Appendicitis

What is the appendix?

The appendix is a closed-ended, narrow tube up to several inches in length that attaches to the cecum (the first part of the colon) like a worm. (The anatomical name for the appendix, vermiform appendix, means worm-like appendage.) The open central core of the appendix drains into the cecum. The inner lining of the appendix produces a small amount of mucus that flows through the open central core of the appendix and into the cecum. The wall of the appendix contains lymphatic tissue that is part of the immune system for making antibodies. Like the rest of the colon, the wall of the appendix also contains a layer of muscle, but the layer of muscle is poorly developed.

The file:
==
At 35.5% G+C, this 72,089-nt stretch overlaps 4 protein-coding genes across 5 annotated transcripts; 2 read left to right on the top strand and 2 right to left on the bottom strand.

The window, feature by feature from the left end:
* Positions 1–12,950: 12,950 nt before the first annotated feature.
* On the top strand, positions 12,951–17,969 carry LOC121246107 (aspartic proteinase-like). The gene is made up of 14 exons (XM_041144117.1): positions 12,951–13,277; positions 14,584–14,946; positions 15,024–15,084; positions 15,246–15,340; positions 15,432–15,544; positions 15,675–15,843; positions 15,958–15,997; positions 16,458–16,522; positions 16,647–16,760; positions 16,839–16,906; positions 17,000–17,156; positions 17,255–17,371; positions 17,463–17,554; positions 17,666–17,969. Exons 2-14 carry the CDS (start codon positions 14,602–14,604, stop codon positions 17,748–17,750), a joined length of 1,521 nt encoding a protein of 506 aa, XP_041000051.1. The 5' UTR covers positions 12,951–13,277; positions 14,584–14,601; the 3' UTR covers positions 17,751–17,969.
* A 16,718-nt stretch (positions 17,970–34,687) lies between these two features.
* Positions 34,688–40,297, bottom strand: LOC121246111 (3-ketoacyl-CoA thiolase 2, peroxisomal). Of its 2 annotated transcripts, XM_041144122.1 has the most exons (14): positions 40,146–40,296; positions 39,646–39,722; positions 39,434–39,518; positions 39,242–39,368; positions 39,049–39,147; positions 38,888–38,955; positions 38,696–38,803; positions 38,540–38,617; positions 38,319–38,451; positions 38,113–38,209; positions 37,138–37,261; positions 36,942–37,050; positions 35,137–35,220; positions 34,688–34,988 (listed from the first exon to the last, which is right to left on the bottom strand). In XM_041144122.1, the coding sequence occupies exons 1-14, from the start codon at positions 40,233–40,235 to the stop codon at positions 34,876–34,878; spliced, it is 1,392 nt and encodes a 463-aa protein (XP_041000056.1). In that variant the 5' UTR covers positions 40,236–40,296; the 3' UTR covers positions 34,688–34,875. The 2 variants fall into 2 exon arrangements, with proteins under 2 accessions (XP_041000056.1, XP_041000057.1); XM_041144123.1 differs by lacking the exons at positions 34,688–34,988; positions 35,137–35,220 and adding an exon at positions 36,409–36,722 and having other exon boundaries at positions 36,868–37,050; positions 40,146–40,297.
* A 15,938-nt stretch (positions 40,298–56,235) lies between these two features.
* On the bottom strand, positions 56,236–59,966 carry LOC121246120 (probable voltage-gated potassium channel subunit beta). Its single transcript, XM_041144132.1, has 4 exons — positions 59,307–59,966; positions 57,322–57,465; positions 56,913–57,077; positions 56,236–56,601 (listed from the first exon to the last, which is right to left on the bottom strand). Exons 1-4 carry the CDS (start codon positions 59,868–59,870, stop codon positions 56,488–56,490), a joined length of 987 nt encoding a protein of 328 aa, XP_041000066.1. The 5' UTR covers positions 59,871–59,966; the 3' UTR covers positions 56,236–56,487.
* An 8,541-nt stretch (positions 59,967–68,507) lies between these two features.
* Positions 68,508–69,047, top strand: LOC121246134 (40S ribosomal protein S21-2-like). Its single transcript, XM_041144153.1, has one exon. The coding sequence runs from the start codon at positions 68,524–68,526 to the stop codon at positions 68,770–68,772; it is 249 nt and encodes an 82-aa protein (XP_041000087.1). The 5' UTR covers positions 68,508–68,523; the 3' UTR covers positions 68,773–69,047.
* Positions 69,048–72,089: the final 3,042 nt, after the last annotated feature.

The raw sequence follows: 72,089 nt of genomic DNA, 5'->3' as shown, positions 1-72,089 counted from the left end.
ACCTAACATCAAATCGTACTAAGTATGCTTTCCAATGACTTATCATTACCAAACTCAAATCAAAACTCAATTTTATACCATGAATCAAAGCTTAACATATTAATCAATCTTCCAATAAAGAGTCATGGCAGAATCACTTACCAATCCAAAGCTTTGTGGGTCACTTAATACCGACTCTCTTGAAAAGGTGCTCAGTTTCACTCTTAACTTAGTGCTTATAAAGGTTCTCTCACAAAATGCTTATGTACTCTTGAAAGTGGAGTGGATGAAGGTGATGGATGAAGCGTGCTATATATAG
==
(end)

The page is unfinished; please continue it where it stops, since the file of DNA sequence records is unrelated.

Appendicitis Symptoms

The main symptom of appendicitis is abdominal pain. The pain is at first diffuse and poorly localized, that is, not confined to one spot. (Poorly localized pain is typical whenever a problem is confined to the small intestine or colon, including the appendix.) The pain is so difficult to pinpoint that when asked to point to the area of the pain, most people indicate the location of the pain with a circular motion of their hand around the central part of their abdomen.

Reviewed on 4/30/2014

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